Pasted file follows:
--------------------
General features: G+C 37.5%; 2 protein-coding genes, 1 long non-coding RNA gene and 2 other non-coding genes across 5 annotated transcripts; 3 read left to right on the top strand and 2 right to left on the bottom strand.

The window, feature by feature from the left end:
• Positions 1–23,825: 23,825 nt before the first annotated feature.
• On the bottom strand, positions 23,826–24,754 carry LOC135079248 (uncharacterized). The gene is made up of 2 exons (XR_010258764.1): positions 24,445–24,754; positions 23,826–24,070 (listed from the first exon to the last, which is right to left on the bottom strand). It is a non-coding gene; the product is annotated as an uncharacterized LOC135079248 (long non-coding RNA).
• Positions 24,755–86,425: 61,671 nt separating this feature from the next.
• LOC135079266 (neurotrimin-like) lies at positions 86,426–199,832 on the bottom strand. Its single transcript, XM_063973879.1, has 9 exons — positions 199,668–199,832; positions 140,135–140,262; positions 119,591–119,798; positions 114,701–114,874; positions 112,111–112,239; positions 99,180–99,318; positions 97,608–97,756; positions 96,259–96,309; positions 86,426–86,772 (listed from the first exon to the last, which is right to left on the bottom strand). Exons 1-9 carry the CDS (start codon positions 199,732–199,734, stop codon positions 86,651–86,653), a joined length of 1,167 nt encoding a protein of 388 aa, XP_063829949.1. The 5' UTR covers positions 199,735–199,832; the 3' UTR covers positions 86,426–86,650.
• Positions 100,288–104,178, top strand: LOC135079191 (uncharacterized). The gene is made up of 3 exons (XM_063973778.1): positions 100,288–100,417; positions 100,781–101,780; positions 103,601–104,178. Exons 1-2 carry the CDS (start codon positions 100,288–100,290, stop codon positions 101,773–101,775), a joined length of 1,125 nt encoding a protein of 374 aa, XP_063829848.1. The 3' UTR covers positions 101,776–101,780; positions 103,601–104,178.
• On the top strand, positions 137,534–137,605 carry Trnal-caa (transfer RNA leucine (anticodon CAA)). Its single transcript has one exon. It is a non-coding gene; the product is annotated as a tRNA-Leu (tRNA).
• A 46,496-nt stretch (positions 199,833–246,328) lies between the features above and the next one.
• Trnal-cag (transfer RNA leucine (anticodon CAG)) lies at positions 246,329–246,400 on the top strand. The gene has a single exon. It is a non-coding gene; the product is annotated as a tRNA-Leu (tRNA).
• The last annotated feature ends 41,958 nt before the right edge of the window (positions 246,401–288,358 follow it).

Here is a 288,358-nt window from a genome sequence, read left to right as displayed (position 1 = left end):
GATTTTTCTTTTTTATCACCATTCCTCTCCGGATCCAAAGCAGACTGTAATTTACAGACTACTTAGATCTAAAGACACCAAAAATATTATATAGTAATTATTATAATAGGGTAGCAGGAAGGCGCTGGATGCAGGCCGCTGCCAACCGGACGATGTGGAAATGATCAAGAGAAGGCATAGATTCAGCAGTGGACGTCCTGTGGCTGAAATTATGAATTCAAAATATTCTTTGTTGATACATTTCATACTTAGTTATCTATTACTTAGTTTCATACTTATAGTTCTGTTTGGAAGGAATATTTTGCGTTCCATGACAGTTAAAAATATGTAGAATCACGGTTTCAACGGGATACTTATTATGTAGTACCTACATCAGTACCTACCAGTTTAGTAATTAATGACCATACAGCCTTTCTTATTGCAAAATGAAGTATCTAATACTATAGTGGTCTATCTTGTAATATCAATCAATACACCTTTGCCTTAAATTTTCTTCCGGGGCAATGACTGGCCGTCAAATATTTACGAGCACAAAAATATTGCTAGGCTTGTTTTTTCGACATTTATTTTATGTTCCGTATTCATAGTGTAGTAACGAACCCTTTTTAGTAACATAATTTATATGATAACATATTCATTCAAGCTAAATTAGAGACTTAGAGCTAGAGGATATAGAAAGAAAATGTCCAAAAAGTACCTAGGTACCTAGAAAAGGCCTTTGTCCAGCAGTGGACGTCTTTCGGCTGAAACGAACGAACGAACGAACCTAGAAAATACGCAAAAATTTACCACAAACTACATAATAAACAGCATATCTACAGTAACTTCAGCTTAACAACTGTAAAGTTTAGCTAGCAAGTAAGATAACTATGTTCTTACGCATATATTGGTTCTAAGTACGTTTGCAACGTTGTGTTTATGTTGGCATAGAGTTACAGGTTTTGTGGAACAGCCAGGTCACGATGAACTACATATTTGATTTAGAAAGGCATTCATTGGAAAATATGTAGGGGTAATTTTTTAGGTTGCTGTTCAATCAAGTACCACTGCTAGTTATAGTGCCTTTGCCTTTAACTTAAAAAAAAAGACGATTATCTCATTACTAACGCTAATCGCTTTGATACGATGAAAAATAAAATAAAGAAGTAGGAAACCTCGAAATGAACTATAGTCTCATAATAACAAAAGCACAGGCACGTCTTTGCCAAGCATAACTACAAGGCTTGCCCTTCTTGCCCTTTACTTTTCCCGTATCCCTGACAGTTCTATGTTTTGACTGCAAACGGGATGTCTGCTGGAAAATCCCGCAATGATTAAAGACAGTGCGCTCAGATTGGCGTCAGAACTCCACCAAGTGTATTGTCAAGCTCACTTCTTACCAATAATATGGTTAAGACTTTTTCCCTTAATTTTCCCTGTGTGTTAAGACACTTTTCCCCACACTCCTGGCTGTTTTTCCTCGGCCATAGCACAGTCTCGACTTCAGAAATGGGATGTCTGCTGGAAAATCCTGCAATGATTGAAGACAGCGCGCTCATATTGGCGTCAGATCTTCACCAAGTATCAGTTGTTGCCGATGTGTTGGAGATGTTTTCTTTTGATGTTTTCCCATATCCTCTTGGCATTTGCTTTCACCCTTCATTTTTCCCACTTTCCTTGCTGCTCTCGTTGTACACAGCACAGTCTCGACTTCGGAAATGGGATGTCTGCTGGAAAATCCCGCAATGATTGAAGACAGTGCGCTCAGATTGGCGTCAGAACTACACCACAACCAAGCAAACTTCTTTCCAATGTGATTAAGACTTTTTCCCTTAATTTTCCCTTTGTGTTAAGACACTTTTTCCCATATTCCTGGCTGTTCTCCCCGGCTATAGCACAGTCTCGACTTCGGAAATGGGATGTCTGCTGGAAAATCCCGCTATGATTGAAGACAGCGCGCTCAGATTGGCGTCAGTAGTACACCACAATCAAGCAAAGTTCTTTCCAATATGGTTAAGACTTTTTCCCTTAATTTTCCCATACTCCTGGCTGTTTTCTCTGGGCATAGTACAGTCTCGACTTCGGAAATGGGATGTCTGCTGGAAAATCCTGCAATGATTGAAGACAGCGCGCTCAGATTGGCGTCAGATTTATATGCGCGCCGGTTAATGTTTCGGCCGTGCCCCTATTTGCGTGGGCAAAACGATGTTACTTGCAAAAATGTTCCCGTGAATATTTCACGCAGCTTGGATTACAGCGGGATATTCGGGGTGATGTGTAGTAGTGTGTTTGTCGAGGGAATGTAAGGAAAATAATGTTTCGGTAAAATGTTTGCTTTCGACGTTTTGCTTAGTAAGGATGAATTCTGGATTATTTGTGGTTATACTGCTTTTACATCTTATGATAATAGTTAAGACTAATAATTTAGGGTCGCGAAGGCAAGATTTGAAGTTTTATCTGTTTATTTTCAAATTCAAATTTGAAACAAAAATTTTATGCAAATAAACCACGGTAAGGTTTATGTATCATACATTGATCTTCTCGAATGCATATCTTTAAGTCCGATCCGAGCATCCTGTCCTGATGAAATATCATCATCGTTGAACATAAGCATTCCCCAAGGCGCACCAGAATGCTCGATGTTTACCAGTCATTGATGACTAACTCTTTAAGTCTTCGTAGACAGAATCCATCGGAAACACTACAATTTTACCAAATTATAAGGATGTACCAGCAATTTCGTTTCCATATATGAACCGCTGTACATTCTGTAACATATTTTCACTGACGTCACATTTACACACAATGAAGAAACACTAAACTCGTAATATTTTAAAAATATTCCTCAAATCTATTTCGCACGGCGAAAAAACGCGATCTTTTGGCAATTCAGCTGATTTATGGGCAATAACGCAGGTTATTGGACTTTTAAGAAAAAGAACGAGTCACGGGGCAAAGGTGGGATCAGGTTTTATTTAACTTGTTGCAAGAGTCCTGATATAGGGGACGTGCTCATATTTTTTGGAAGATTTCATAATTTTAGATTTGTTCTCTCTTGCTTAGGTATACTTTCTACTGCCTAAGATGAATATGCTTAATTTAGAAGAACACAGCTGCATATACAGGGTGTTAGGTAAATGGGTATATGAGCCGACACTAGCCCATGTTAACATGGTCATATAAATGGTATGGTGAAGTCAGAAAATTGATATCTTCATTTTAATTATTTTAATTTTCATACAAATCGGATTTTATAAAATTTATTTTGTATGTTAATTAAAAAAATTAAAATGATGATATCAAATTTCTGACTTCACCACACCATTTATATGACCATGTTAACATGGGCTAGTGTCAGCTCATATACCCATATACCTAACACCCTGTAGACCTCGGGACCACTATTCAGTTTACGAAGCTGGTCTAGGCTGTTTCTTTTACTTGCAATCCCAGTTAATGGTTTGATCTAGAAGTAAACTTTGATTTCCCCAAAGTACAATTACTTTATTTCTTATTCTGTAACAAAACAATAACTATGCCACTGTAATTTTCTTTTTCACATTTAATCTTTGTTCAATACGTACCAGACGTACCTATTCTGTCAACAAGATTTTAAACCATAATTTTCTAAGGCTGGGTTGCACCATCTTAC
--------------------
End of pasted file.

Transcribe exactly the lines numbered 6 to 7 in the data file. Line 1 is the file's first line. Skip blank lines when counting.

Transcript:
• LOC135079266 (neurotrimin-like) lies at positions 86,426–199,832 on the bottom strand. Its single transcript, XM_063973879.1, has 9 exons — positions 199,668–199,832; positions 140,135–140,262; positions 119,591–119,798; positions 114,701–114,874; positions 112,111–112,239; positions 99,180–99,318; positions 97,608–97,756; positions 96,259–96,309; positions 86,426–86,772 (listed from the first exon to the last, which is right to left on the bottom strand). Exons 1-9 carry the CDS (start codon positions 199,732–199,734, stop codon positions 86,651–86,653), a joined length of 1,167 nt encoding a protein of 388 aa, XP_063829949.1. The 5' UTR covers positions 199,735–199,832; the 3' UTR covers positions 86,426–86,650.
• Positions 100,288–104,178, top strand: LOC135079191 (uncharacterized). The gene is made up of 3 exons (XM_063973778.1): positions 100,288–100,417; positions 100,781–101,780; positions 103,601–104,178. Exons 1-2 carry the CDS (start codon positions 100,288–100,290, stop codon positions 101,773–101,775), a joined length of 1,125 nt encoding a protein of 374 aa, XP_063829848.1. The 3' UTR covers positions 101,776–101,780; positions 103,601–104,178.